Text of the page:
The vast majority of people will vote in non-contested states. The logic is different in the "swing" states where all the campaign attention is.
The social networks have access (or more to the point can give their users access) to an unprecedented trove of information on political views and activities. Could this make a radical difference in affecting who actually shows up to vote, and thus decide the outcome of elections?
I've written before about how the biggest factor in US elections is the power of GOTV - Get Out the Vote. US Electoral turnout is so low -- about 60% in Presidential elections and 40% in off-year -- that the winner is determined by which side is able to convince more of their weak supporters to actually show up and vote. All those political ads you see are not going to make a Democrat vote Republican or vice versa, they are going to scare a weak supporter to actually show up. It's much cheaper, in terms of votes per dollar (or volunteer hour) to bring in these weak supporters than it is to swing a swing voter.
The US voter turnout numbers are among the worst in the wealthy world. Much of this is blamed on the fact the US, unlike most other countries, has voter registration; effectively 2 step voting. Voter registration was originally implemented in the USA as a form of vote suppression, and it's stuck with the country ever since. In almost all other countries, some agency is responsible for preparing a list of citizens and giving it to each polling place. There are people working to change that, but for now it's the reality. Registration is about 75%, Presidential voting about 60%. (Turnout of registered voters is around 80%)
Scary negative ads are one thing, but one of the most powerful GOTV forces is social pressure. Republicans used this well under Karl Rove, working to make social groups like churches create peer pressure to vote. But let's look at the sort of data sites like Facebook have or could have access to:
- They can calculate a reasonably accurate estimate of your political leaning with modern AI tools and access to your status updates (where people talk politics) and your friend network, along with the usual geographic and demographic data
- They can measure the strength of your political convictions through your updates
- They can bring in the voter registration databases (which are public in most states, with political use allowed on the data. Commercial use is forbidden in a portion of states but this would not be commercial.)
- In many cases, the voter registration data also reveals if you voted in prior elections
- Your status updates and geographical check-ins and postings will reveal voting activity. Some sites (like Google) that have mobile apps with location sensing can detect visits to polling places. Of course, for the social site to aggregate and use this data for its own purposes would be a gross violation of many important privacy principles. But social networks don't actually do (too many) things; instead they provide tools for their users to do things. As such, while Facebook should not attempt to detect and use political data about its users, it could give tools to its users that let them select subsets of their friends, based only on information that those friends overtly shared. On Facebook, you can enter the query, "My friends who like Donald Trump" and it will show you that list. They could also let you ask "My Friends who match me politically" if they wanted to provide that capability.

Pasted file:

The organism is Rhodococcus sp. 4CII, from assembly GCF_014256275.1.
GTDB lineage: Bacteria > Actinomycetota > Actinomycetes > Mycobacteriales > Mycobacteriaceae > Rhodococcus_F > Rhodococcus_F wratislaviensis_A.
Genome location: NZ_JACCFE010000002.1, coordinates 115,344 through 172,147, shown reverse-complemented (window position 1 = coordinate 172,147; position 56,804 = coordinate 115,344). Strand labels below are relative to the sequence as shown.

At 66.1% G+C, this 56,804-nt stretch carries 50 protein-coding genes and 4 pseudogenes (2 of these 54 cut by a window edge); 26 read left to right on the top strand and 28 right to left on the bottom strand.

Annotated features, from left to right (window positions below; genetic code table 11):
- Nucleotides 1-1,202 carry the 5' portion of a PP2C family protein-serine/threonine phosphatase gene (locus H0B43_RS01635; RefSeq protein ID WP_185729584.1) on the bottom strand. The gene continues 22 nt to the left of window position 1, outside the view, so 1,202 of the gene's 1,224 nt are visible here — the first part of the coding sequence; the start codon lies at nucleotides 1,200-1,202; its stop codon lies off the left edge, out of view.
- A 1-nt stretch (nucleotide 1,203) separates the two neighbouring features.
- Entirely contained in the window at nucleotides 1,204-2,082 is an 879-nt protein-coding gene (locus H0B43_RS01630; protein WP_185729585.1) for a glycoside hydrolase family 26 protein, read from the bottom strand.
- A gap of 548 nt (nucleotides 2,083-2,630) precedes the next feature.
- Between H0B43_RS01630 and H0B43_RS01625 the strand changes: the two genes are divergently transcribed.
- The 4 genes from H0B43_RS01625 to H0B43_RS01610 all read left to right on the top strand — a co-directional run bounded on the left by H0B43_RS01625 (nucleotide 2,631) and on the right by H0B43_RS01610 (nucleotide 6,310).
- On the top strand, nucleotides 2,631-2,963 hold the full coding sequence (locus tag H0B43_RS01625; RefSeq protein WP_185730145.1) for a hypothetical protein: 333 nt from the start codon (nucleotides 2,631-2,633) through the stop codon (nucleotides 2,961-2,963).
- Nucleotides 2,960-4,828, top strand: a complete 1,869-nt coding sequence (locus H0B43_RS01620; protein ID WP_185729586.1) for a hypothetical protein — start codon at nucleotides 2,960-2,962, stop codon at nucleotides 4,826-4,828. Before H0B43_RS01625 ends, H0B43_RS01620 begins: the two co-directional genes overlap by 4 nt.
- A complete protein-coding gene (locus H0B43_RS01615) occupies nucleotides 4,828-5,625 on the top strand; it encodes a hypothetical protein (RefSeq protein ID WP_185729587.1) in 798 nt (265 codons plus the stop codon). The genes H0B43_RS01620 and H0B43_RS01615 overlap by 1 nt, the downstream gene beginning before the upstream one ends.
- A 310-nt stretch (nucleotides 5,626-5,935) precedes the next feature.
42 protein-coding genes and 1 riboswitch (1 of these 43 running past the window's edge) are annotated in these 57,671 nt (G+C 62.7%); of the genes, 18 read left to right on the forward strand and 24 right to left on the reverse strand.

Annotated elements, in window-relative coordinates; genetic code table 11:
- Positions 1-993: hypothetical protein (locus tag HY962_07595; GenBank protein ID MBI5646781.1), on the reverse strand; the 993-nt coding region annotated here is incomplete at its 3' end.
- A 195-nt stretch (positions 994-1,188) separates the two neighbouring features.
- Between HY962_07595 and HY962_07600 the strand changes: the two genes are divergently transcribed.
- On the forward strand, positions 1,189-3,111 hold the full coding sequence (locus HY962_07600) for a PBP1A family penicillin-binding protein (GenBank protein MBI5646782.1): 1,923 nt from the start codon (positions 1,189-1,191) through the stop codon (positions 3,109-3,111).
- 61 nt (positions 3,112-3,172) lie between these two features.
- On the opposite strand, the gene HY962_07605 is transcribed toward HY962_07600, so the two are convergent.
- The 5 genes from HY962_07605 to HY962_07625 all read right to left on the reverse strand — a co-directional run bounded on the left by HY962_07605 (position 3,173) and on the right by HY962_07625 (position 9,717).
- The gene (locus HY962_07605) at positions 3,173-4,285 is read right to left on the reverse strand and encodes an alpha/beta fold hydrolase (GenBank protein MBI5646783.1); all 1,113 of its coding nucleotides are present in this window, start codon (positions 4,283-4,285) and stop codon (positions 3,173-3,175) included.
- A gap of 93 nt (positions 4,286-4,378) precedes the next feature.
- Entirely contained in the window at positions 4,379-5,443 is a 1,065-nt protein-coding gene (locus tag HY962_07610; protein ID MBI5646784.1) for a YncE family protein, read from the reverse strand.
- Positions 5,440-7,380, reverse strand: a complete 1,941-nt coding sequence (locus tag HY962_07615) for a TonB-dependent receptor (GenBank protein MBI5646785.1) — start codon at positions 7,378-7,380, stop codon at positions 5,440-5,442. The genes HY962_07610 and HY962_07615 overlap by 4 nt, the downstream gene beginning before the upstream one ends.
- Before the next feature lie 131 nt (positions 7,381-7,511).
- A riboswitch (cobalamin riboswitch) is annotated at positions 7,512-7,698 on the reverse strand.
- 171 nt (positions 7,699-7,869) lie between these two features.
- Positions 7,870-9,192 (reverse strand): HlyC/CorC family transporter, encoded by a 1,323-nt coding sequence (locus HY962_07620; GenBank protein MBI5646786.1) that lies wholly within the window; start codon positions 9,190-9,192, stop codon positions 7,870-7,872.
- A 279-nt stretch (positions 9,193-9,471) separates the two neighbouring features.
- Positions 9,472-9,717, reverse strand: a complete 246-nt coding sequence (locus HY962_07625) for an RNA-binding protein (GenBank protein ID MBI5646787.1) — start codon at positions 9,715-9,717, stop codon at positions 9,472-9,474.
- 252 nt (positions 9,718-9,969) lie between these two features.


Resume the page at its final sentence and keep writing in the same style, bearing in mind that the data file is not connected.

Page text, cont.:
Now imagine more complex queries aimed specifically at GOTV, such as: "My friends who match me politically but are not scored as likely to vote" or "My friends who match me politically and are not registered to vote." Possibly adding "Sorted by the closeness of our connection" which is something they already score.
It's common for people to write that those who vote for a minor party in an election are "throwing away" their vote. Here's a recent article by my friend Clay Shirky declaring there's no such thing as a protest vote and many of the cases are correct, but the core thesis is wrong. Instead, I will argue that outside the swing states, you are throwing away your vote if you vote for a major party candidate.
To be clear, if you are in one of the crucial swing states where the race is close -- and trust me, you know that from the billions of dollars of ad spend in your state, as well as from reading polls -- then you should vote for the least evil of the two party candidates as you judge it. And even in most of the country, (non-swing) you should continue to vote for those if you truly support them. But in a non-swing state, in this election in particular, you have an additional option and an additional power.
Consider here in California, which is very solidly for Clinton. Nate Silver rates it as 99.9% (or higher) to go for Clinton. A vote for Clinton or Trump here is wasted. It adds a miniscule proportion to their totals. Clinton will fetch around 8 million votes. You can do the un-noticed thing of making it 8 million and 1, and you'll bump her federally by an even tinier fraction. Your vote can make no difference to the result (you already know that) and nor will it be noticed in the totals. You're throwing it away, getting an insignificant benefit for its use.